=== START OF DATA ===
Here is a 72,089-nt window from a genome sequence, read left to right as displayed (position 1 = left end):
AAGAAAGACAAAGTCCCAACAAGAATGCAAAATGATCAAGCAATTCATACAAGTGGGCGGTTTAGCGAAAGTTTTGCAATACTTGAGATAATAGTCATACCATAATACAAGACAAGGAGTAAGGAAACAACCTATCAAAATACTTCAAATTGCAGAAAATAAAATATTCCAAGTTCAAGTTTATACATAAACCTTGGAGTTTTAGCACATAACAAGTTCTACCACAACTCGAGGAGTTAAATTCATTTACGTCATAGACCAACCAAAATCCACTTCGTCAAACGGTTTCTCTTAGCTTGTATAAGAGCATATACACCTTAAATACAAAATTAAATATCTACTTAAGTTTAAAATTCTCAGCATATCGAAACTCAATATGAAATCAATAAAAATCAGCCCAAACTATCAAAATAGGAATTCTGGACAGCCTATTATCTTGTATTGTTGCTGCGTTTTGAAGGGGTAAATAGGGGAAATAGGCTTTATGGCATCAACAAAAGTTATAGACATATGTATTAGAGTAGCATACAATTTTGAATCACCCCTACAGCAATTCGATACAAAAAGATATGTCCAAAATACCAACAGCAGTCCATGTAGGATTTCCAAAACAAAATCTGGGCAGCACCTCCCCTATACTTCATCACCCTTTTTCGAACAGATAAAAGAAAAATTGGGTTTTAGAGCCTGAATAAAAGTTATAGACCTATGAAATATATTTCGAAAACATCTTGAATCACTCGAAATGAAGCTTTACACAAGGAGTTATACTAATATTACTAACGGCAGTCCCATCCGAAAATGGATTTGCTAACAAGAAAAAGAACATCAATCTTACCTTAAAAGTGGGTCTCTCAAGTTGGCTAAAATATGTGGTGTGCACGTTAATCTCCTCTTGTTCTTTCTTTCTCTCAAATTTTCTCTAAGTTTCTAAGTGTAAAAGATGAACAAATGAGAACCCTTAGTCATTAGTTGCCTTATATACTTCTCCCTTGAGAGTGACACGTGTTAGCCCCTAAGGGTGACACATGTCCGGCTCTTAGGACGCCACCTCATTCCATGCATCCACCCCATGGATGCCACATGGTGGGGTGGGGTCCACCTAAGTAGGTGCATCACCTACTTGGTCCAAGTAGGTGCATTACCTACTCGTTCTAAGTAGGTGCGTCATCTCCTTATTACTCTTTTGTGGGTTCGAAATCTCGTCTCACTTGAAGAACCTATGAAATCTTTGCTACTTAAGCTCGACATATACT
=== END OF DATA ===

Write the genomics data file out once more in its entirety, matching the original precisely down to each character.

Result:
Here is a 72,089-nt window from a genome sequence, read left to right as displayed (position 1 = left end):
AAGAAAGACAAAGTCCCAACAAGAATGCAAAATGATCAAGCAATTCATACAAGTGGGCGGTTTAGCGAAAGTTTTGCAATACTTGAGATAATAGTCATACCATAATACAAGACAAGGAGTAAGGAAACAACCTATCAAAATACTTCAAATTGCAGAAAATAAAATATTCCAAGTTCAAGTTTATACATAAACCTTGGAGTTTTAGCACATAACAAGTTCTACCACAACTCGAGGAGTTAAATTCATTTACGTCATAGACCAACCAAAATCCACTTCGTCAAACGGTTTCTCTTAGCTTGTATAAGAGCATATACACCTTAAATACAAAATTAAATATCTACTTAAGTTTAAAATTCTCAGCATATCGAAACTCAATATGAAATCAATAAAAATCAGCCCAAACTATCAAAATAGGAATTCTGGACAGCCTATTATCTTGTATTGTTGCTGCGTTTTGAAGGGGTAAATAGGGGAAATAGGCTTTATGGCATCAACAAAAGTTATAGACATATGTATTAGAGTAGCATACAATTTTGAATCACCCCTACAGCAATTCGATACAAAAAGATATGTCCAAAATACCAACAGCAGTCCATGTAGGATTTCCAAAACAAAATCTGGGCAGCACCTCCCCTATACTTCATCACCCTTTTTCGAACAGATAAAAGAAAAATTGGGTTTTAGAGCCTGAATAAAAGTTATAGACCTATGAAATATATTTCGAAAACATCTTGAATCACTCGAAATGAAGCTTTACACAAGGAGTTATACTAATATTACTAACGGCAGTCCCATCCGAAAATGGATTTGCTAACAAGAAAAAGAACATCAATCTTACCTTAAAAGTGGGTCTCTCAAGTTGGCTAAAATATGTGGTGTGCACGTTAATCTCCTCTTGTTCTTTCTTTCTCTCAAATTTTCTCTAAGTTTCTAAGTGTAAAAGATGAACAAATGAGAACCCTTAGTCATTAGTTGCCTTATATACTTCTCCCTTGAGAGTGACACGTGTTAGCCCCTAAGGGTGACACATGTCCGGCTCTTAGGACGCCACCTCATTCCATGCATCCACCCCATGGATGCCACATGGTGGGGTGGGGTCCACCTAAGTAGGTGCATCACCTACTTGGTCCAAGTAGGTGCATTACCTACTCGTTCTAAGTAGGTGCGTCATCTCCTTATTACTCTTTTGTGGGTTCGAAATCTCGTCTCACTTGAAGAACCTATGAAATCTTTGCTACTTAAGCTCGACATATACT